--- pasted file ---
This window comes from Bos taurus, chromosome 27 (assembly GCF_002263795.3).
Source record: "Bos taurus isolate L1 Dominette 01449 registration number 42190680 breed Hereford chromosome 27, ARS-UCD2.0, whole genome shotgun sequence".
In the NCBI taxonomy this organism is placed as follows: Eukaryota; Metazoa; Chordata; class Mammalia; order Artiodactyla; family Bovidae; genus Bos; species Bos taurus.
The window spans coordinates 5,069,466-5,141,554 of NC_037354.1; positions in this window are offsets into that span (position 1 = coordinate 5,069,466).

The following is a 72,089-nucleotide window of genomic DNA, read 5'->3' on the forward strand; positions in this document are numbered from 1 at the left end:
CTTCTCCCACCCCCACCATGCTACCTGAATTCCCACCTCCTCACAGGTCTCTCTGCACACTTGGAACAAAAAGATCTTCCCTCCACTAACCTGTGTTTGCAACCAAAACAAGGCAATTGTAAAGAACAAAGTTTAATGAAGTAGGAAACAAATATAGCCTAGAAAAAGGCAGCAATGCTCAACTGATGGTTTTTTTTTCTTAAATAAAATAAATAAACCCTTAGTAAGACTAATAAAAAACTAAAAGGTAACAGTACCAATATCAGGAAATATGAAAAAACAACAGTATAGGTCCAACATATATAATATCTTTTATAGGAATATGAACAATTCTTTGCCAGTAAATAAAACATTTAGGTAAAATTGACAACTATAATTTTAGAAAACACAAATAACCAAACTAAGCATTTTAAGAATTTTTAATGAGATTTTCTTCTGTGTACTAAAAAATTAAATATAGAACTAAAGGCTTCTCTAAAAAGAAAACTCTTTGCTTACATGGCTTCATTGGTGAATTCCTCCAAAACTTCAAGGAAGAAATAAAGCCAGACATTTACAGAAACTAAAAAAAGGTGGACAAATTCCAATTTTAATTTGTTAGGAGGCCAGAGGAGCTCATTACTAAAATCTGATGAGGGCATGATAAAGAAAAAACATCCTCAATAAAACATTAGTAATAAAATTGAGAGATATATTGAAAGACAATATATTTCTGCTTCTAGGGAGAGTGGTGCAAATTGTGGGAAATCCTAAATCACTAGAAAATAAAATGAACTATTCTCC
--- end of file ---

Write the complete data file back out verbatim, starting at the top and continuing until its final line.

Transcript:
This window comes from Bos taurus, chromosome 27 (assembly GCF_002263795.3).
Source record: "Bos taurus isolate L1 Dominette 01449 registration number 42190680 breed Hereford chromosome 27, ARS-UCD2.0, whole genome shotgun sequence".
In the NCBI taxonomy this organism is placed as follows: Eukaryota; Metazoa; Chordata; class Mammalia; order Artiodactyla; family Bovidae; genus Bos; species Bos taurus.
The window spans coordinates 5,069,466-5,141,554 of NC_037354.1; positions in this window are offsets into that span (position 1 = coordinate 5,069,466).

The following is a 72,089-nucleotide window of genomic DNA, read 5'->3' on the forward strand; positions in this document are numbered from 1 at the left end:
CTTCTCCCACCCCCACCATGCTACCTGAATTCCCACCTCCTCACAGGTCTCTCTGCACACTTGGAACAAAAAGATCTTCCCTCCACTAACCTGTGTTTGCAACCAAAACAAGGCAATTGTAAAGAACAAAGTTTAATGAAGTAGGAAACAAATATAGCCTAGAAAAAGGCAGCAATGCTCAACTGATGGTTTTTTTTTCTTAAATAAAATAAATAAACCCTTAGTAAGACTAATAAAAAACTAAAAGGTAACAGTACCAATATCAGGAAATATGAAAAAACAACAGTATAGGTCCAACATATATAATATCTTTTATAGGAATATGAACAATTCTTTGCCAGTAAATAAAACATTTAGGTAAAATTGACAACTATAATTTTAGAAAACACAAATAACCAAACTAAGCATTTTAAGAATTTTTAATGAGATTTTCTTCTGTGTACTAAAAAATTAAATATAGAACTAAAGGCTTCTCTAAAAAGAAAACTCTTTGCTTACATGGCTTCATTGGTGAATTCCTCCAAAACTTCAAGGAAGAAATAAAGCCAGACATTTACAGAAACTAAAAAAAGGTGGACAAATTCCAATTTTAATTTGTTAGGAGGCCAGAGGAGCTCATTACTAAAATCTGATGAGGGCATGATAAAGAAAAAACATCCTCAATAAAACATTAGTAATAAAATTGAGAGATATATTGAAAGACAATATATTTCTGCTTCTAGGGAGAGTGGTGCAAATTGTGGGAAATCCTAAATCACTAGAAAATAAAATGAACTATTCTCC